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What do you really know about contemporary art collecting

2018-01-01 09:36:00
When art and commerce mix, a certain amount of mania is inevitable, not to mention the inevitable product of the collision of passion and pragmatism. In some ways, our situation today is not so different from that of the Middle Ages in Europe more than 1,000 years ago, when antique dealers stole portraits of saints from the pilgrimages of bishops, and now we make and market art. Compliance with the rules of the game still depends on the character and intent of the operator. The contemporary art market today has its own kind of insanity. The rise of social media has increased or boosted the pressure and possibility of every art practitioner; There are more works of art on the market than we can imagine; And there are constantly "big names" in the mix; Artists are prone to self-promotion, but none of this is surprising.
What do you really know about contemporary art collecting
1

When you're considering buying a piece of art, ask yourself this theoretical question: "How will it look in ten years?" You'll be surprised how powerful this question is when you ask yourself this many times. Many galleries have been known to generously offer collectors a certain amount of discount when asked about it by customers. But I think don't even ask, pay full price without thinking, and you'll get the best of the lot first.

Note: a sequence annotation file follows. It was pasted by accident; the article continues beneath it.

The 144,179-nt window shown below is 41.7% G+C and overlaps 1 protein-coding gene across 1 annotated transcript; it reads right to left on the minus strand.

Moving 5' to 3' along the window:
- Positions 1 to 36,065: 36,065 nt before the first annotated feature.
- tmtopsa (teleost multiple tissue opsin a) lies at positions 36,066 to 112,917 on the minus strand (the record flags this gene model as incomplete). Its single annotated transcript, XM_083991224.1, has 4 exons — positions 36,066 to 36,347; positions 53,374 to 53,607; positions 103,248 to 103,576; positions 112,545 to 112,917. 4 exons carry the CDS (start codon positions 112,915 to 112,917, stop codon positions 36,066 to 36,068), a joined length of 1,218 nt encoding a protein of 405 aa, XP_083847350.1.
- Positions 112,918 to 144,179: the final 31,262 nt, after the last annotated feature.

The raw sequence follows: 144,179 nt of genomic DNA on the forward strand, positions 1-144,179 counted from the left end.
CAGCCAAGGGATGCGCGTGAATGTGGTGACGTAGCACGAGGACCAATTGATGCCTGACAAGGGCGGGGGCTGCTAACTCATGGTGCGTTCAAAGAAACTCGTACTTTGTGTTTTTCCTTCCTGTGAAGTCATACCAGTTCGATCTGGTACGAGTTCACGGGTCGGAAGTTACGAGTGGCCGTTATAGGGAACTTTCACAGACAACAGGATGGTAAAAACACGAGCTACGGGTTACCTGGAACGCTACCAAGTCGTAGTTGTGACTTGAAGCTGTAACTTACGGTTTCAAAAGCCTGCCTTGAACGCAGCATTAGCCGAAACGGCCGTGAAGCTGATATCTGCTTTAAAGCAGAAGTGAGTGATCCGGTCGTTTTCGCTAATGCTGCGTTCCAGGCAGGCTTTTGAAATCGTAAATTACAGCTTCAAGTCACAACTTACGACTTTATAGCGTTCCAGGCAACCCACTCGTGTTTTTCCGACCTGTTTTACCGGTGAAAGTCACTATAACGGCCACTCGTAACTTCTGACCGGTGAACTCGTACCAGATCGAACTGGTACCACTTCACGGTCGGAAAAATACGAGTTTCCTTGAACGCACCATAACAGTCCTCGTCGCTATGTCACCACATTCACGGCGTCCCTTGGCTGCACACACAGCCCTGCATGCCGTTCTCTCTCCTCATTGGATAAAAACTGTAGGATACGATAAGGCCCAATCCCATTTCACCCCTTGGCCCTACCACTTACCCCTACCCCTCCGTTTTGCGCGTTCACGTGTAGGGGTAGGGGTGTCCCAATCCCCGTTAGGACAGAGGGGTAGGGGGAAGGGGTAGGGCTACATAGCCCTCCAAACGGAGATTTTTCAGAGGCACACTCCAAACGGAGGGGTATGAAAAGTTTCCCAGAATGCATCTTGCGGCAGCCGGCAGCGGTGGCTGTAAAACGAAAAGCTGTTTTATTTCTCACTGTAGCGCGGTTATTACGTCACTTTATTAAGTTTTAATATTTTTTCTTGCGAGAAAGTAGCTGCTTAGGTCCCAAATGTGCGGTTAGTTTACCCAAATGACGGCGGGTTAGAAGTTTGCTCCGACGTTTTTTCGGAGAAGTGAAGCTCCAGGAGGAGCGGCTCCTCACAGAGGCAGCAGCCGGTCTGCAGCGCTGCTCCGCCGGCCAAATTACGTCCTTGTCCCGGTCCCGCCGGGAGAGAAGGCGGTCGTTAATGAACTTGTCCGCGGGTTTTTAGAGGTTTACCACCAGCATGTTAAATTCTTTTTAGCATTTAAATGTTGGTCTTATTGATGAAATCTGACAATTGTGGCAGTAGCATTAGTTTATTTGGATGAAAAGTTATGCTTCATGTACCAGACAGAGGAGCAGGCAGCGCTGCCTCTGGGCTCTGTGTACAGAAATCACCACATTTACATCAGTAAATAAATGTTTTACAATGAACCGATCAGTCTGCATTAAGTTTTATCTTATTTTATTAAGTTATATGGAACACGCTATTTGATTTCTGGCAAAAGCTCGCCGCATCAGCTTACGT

2

Create a market, but do not blindly follow the market is full of sheep. Instead of focusing on what others have bought, go with your gut and be ready to talk to others about what you have bought. Spend money on one minor piece by a famous artist you've been following for a long time and five major pieces by artists who aren't that well known yet. The artists are gonna love it.

3

Ask around, talk to dealers, and vet them carefully. Find experienced, reputable dealers that you can draw on. A good dealer has contacts with local or national art dealer organizations. Find out who you like and work with them for a while. If a dealer sells you a way to avoid taxes, or suggests an artist change the color of a painting to match the curtains in your home, blacklist him. Collecting art can not only decorate your home, but also show your taste.

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